Stop ignoring your bladder: 6 tips to control leakage

(BPT) - Whether you’re exercising, sneezing, laughing or simply going about your day, a leaky bladder can stop you in your tracks. Whether mild or severe, the physical and emotional burden of unexpected leaks can cause some women to feel embarrassed. This can lead to disruptive "hacks" to manage their condition — such as wearing only black pants, avoiding liquid intake, or skipping enjoyable activities with family and friends.

“We all know the feeling of surprise when a cough triggers a bladder leak or panic when you've waited too long to find a bathroom,” says Younger actress Debi Mazar. “Incontinence is much more common than you think, and it can be managed without compromising your life or confidence.”

As experts in health and wellness, Walgreens offers the following tips to manage the issue healthily, and encourages women to abandon the silly management hacks for good.

1. Track your triggers

Every person is different, and it’s important to discover what factors may encourage your bladder leaks. For some, certain spicy or acidic foods, alcohol, and carbonated or caffeinated beverages may be the culprit. Other factors like smoking, chronic coughing and body weight can also contribute. Consider keeping a food and behavior journal to figure out what could be setting off leaks.

2. Choose products wisely

It's important that products work for your individual situation — function and comfort are key. Look for products that guarantee security, like Walgreens Certainty™ incontinence products. From liners and pads to protective underwear and briefs, a dry-lock core helps lock in moisture to keep you feeling dry and comfortable.

“As health and wellness experts, we know that not everyone is visiting the incontinence aisle with the same needs or at the same stage in life,” says Rina Shah, group vice president of Walgreens pharmacy operations & services. “Walgreens Certainty™ brand has the widest range of product offerings so customers don't need to feel like their incontinence is being treated as 'one size fits all.'”

3. Find your strength

Exercise can be a helpful way to reduce bladder leaks by strengthening the muscles of your pelvic floor. Try a low impact workout like yoga, Pilates, tai chi, walking or Kegel exercises.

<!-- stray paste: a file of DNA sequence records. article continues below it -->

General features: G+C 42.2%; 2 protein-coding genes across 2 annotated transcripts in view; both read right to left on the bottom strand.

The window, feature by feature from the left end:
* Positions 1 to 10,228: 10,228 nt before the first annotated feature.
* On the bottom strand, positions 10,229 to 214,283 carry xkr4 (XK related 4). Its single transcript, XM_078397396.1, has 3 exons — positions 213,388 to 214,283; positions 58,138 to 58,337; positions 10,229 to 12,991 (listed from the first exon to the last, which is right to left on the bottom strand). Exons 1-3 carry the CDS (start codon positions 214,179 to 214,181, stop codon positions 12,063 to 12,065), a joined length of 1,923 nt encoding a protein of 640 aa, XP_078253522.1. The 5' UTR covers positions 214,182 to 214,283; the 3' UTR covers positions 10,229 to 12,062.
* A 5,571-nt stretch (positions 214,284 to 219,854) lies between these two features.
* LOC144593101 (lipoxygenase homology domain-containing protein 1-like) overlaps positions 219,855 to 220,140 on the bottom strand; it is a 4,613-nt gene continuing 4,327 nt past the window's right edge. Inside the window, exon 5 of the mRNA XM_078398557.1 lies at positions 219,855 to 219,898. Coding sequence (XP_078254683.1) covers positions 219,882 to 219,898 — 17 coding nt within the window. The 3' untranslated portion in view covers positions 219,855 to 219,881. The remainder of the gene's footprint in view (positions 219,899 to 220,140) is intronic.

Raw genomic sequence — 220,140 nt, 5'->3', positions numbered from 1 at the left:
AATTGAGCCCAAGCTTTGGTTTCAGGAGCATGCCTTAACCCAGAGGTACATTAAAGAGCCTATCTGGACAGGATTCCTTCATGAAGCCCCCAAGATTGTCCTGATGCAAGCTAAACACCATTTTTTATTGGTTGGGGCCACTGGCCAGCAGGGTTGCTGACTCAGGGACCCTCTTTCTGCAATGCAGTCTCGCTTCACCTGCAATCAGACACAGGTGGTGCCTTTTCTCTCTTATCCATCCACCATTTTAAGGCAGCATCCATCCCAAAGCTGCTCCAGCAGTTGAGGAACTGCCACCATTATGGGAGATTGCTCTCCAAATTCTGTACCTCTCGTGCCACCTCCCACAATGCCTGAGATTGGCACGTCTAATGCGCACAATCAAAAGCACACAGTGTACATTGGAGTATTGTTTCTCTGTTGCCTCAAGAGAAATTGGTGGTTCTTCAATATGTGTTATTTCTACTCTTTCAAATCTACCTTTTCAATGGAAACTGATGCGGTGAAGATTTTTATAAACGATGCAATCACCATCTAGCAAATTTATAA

4. Drink fluids

While you may be tempted to limit your water intake to avoid leaks, it can actually encourage leakage if you aren't drinking enough. For a healthy bladder, you need at least 48 ounces of water each day, depending on your body type and activity level, according to the National Association for Continence. Drink continuously throughout the day to avoid over-filling your bladder at once, which is when accidents are more likely to happen. If leaks are more prevalent overnight, cut back on liquids in the evening before bed.

5. Create a schedule

Consider timing out your urges to use the bathroom and create a routine. Try setting timers on your phone as reminders. If you feel the urge every two hours, go to the bathroom every 90 minutes. Eventually, you may be able to train your bladder to go longer in between bathroom breaks.

6. Talk to an expert

If you’re struggling with a leaky bladder, your doctor or pharmacist can help. Incontinence is extremely common, and trained professionals can share advice on the right medications, products and procedures for your individual condition. Come prepared with a list of how frequently you experience leaks, the severity, and what triggers may be the cause. This will help an expert give specific advice for your unique situation.

Don't spend another minute avoiding your favorite activities. Follow these bladder-health tips to safely manage incontinence and get back to living life with confidence.

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